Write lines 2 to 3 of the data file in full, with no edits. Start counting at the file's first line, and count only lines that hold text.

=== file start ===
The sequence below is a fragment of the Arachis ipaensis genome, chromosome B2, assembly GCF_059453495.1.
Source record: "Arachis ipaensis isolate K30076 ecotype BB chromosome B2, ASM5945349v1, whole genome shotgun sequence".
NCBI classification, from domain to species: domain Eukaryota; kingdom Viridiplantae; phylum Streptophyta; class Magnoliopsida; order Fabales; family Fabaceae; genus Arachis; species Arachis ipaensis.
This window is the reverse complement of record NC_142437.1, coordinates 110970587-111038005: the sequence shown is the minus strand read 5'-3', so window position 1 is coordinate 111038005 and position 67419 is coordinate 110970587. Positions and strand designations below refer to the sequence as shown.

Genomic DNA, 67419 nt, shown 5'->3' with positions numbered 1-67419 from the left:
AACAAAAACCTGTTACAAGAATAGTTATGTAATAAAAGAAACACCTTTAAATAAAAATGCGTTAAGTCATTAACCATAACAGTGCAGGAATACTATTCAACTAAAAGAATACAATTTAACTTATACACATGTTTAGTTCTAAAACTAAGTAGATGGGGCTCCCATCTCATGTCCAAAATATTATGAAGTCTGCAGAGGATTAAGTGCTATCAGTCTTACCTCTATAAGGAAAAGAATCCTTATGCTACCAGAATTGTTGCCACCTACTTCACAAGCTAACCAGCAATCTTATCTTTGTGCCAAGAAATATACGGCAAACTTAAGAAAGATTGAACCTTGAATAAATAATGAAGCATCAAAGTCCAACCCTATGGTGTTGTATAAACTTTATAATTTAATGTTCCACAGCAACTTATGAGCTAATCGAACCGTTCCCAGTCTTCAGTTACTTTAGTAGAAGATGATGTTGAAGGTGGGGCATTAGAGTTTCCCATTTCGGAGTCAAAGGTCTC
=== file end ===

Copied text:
Source record: "Arachis ipaensis isolate K30076 ecotype BB chromosome B2, ASM5945349v1, whole genome shotgun sequence".
NCBI classification, from domain to species: domain Eukaryota; kingdom Viridiplantae; phylum Streptophyta; class Magnoliopsida; order Fabales; family Fabaceae; genus Arachis; species Arachis ipaensis.